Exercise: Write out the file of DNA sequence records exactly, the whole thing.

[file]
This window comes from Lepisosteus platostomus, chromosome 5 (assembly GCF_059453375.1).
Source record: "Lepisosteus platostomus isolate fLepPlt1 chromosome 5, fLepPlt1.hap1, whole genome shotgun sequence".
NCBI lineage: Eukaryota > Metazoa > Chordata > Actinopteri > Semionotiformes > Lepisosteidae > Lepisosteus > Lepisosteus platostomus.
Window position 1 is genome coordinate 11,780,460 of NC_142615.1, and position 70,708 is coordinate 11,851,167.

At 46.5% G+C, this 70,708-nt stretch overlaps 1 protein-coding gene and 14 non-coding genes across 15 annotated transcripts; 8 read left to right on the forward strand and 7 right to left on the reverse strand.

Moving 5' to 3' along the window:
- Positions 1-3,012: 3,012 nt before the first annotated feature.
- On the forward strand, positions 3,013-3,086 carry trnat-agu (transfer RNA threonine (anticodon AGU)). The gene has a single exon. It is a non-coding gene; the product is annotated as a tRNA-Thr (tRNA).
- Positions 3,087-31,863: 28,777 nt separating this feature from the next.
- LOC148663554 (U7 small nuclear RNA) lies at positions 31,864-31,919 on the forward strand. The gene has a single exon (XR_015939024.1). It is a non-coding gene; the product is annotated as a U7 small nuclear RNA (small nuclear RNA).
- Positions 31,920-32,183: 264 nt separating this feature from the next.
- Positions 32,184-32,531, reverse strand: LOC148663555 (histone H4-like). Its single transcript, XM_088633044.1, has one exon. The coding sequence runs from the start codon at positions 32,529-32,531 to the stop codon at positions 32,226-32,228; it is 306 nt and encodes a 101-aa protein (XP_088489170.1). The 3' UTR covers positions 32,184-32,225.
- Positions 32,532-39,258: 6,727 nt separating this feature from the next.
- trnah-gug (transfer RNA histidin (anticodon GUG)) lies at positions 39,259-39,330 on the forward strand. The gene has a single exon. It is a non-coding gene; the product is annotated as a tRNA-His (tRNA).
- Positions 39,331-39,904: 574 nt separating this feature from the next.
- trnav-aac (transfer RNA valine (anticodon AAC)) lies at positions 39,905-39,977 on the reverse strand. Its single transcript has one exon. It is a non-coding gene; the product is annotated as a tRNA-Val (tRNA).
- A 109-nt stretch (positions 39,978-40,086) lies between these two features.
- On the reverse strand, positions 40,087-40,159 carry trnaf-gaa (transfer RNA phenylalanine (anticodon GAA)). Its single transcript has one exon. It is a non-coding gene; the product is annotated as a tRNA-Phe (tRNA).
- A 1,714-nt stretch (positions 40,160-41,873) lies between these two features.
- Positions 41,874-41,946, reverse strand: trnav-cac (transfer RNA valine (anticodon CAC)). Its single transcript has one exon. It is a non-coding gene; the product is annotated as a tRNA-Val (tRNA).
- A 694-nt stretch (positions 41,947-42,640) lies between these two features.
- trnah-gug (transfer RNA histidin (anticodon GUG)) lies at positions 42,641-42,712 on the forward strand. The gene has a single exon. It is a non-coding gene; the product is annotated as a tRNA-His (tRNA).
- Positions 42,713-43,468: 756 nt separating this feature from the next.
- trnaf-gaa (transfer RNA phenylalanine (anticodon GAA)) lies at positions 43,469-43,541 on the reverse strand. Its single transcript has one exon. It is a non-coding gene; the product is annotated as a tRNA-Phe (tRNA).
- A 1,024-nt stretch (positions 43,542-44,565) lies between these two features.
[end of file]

This window comes from Lepisosteus platostomus, chromosome 5 (assembly GCF_059453375.1).
Source record: "Lepisosteus platostomus isolate fLepPlt1 chromosome 5, fLepPlt1.hap1, whole genome shotgun sequence".
NCBI lineage: Eukaryota > Metazoa > Chordata > Actinopteri > Semionotiformes > Lepisosteidae > Lepisosteus > Lepisosteus platostomus.
Window position 1 is genome coordinate 11,780,460 of NC_142615.1, and position 70,708 is coordinate 11,851,167.

At 46.5% G+C, this 70,708-nt stretch overlaps 1 protein-coding gene and 14 non-coding genes across 15 annotated transcripts; 8 read left to right on the forward strand and 7 right to left on the reverse strand.

Moving 5' to 3' along the window:
- Positions 1-3,012: 3,012 nt before the first annotated feature.
- On the forward strand, positions 3,013-3,086 carry trnat-agu (transfer RNA threonine (anticodon AGU)). The gene has a single exon. It is a non-coding gene; the product is annotated as a tRNA-Thr (tRNA).
- Positions 3,087-31,863: 28,777 nt separating this feature from the next.
- LOC148663554 (U7 small nuclear RNA) lies at positions 31,864-31,919 on the forward strand. The gene has a single exon (XR_015939024.1). It is a non-coding gene; the product is annotated as a U7 small nuclear RNA (small nuclear RNA).
- Positions 31,920-32,183: 264 nt separating this feature from the next.
- Positions 32,184-32,531, reverse strand: LOC148663555 (histone H4-like). Its single transcript, XM_088633044.1, has one exon. The coding sequence runs from the start codon at positions 32,529-32,531 to the stop codon at positions 32,226-32,228; it is 306 nt and encodes a 101-aa protein (XP_088489170.1). The 3' UTR covers positions 32,184-32,225.
- Positions 32,532-39,258: 6,727 nt separating this feature from the next.
- trnah-gug (transfer RNA histidin (anticodon GUG)) lies at positions 39,259-39,330 on the forward strand. The gene has a single exon. It is a non-coding gene; the product is annotated as a tRNA-His (tRNA).
- Positions 39,331-39,904: 574 nt separating this feature from the next.
- trnav-aac (transfer RNA valine (anticodon AAC)) lies at positions 39,905-39,977 on the reverse strand. Its single transcript has one exon. It is a non-coding gene; the product is annotated as a tRNA-Val (tRNA).
- A 109-nt stretch (positions 39,978-40,086) lies between these two features.
- On the reverse strand, positions 40,087-40,159 carry trnaf-gaa (transfer RNA phenylalanine (anticodon GAA)). Its single transcript has one exon. It is a non-coding gene; the product is annotated as a tRNA-Phe (tRNA).
- A 1,714-nt stretch (positions 40,160-41,873) lies between these two features.
- Positions 41,874-41,946, reverse strand: trnav-cac (transfer RNA valine (anticodon CAC)). Its single transcript has one exon. It is a non-coding gene; the product is annotated as a tRNA-Val (tRNA).
- A 694-nt stretch (positions 41,947-42,640) lies between these two features.
- trnah-gug (transfer RNA histidin (anticodon GUG)) lies at positions 42,641-42,712 on the forward strand. The gene has a single exon. It is a non-coding gene; the product is annotated as a tRNA-His (tRNA).
- Positions 42,713-43,468: 756 nt separating this feature from the next.
- trnaf-gaa (transfer RNA phenylalanine (anticodon GAA)) lies at positions 43,469-43,541 on the reverse strand. Its single transcript has one exon. It is a non-coding gene; the product is annotated as a tRNA-Phe (tRNA).
- A 1,024-nt stretch (positions 43,542-44,565) lies between these two features.